This past May, the Pentagon released a survey revealing that 26,000 U.S. military service members had been sexually assaulted within the past year. Since that report, national media, U.S. Senators, and even President Obama have voiced a steady stream of concern over what has been called become known as a sexual assault epidemic and a military crisis.
In the wake of the survey's release, Sen. Mark Begich (D – AK) has made consistent attempts to curb sexual assault in the military. "There are few crimes more insidious or terrifying than service members preying on those who volunteer to wear our nation's military uniform." Begich recently stated. Citing what he describes as "the military's dismal record of preventing and combating" such crimes, Begich announced last week that he aims to restore "the integrity of the military as an institution" by holding criminals accountable. Not only has Begich co-sponsored both the Military Justice Improvement Act and the Ruth Moore Act of 2013, he has also made known his support of the Defense STRONG Act, which protects victims from experiencing retaliation after filing
Also fighting for victim protection, Sen. Kelly Ayotte (R – NH) made the media rounds last week to discuss her plan to keep sexual assault prosecution within the chain of command whilst stripping commanders of the authority to overturn verdicts. Ayotte, a former prosecutor herself, supports such reform due to her belief that "the chain of command and commanders [should] take responsibility" as opposed to being "let off the hook for creating the best supportive environment for victims."
Another activist at the forefront of sexual assault reform is Sen. Jeanne Shaheen (D – NH), who participated in a roundtable discussion last week at the University of New Hampshire. Meeting with community and campus leaders, Shaheen, a member of the Senate Armed Services Committee, requested input from law enforcement officials, professors, armed services representatives and researchers as to how to reduce and prevent sexual assaults in the military. Shaheen has also submitted related provisions to the National Defense Authorization Act, which advocate the implantation of existing prevention programs with civilian law enforcement methods. By merging both military and civilian techniques, Sheehan hopes to "take advantage of the best practices and lessons that have worked in the civilian sector" by using them to make improvements within the Department of Defense. Shaheen has voiced optimism that her provisions will be enacted when the NDAA comes before Congress later this month.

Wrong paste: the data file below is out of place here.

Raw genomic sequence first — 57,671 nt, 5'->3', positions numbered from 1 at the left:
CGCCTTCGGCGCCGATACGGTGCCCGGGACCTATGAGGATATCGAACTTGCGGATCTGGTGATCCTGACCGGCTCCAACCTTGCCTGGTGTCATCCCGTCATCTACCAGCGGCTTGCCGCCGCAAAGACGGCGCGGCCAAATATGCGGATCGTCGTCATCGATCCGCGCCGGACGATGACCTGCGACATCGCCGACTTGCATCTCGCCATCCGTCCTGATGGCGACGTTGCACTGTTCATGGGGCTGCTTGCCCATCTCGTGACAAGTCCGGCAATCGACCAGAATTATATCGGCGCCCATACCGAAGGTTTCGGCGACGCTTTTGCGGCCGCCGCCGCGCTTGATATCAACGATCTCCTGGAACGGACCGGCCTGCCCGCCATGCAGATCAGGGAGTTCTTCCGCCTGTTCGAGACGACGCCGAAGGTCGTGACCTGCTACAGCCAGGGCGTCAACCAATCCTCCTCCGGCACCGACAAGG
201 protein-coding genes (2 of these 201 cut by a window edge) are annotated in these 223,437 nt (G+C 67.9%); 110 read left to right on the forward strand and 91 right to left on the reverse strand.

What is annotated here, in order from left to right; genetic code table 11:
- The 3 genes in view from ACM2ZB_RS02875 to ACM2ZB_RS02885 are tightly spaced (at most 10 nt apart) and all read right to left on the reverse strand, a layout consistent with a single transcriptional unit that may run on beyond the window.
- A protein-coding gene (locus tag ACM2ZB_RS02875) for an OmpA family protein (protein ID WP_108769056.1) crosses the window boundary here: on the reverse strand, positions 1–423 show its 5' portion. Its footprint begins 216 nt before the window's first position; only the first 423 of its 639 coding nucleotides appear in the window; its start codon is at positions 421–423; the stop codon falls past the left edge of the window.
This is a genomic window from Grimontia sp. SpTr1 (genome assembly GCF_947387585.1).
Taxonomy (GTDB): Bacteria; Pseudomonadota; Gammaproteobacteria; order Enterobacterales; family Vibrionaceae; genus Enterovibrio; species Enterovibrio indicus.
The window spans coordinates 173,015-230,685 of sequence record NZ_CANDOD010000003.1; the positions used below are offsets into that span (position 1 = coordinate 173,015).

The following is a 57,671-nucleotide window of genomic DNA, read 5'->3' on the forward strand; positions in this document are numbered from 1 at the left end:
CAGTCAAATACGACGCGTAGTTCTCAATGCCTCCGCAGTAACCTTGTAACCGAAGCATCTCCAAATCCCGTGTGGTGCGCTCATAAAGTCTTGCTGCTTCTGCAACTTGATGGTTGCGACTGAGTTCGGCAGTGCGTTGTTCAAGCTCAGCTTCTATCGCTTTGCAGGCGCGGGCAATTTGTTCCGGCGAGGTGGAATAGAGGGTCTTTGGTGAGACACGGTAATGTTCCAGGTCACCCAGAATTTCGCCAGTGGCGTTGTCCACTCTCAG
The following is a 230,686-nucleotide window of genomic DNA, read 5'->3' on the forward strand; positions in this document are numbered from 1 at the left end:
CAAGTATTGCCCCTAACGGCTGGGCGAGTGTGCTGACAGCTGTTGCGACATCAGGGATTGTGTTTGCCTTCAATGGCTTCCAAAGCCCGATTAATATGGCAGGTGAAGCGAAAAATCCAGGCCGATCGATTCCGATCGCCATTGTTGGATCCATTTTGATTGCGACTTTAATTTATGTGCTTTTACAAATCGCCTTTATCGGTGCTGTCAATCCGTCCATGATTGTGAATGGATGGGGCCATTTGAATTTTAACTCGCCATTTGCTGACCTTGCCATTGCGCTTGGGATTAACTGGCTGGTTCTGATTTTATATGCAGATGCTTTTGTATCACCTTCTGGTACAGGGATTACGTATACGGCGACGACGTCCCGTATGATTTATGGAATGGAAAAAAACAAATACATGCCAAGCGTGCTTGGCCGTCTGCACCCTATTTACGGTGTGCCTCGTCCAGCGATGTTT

While a heavy political spotlight is being cast on the issue, many Americans believe the extent to which it is being addressed is unwarranted. Indeed, many argue that the survey, administered to only 22,792 military personnel, defines too wide a scope of what constitutes sexual assault. On the most offensive end of the survey's spectrum: unwanted sexual contact; on the least offensive end: unwanted phone calls. Deeming these statistics misleading, those in opposition to the media frenzy over the Pentagon's report opine that by such standards, one service member asking another on a date could be considered 'sexual assault'.
Regardless of this resistance, it appears that there is no end in sight to the discussion of such reform; the U.S. Senators who have come forth in droves to offer their support have proven that the attempt to protect victims and prevent future assault is largely a bipartisan one. If you have been charged or accused of sexual assault in the military, then take swift legal action today. Contact Dishman Military Advocates to discuss your case.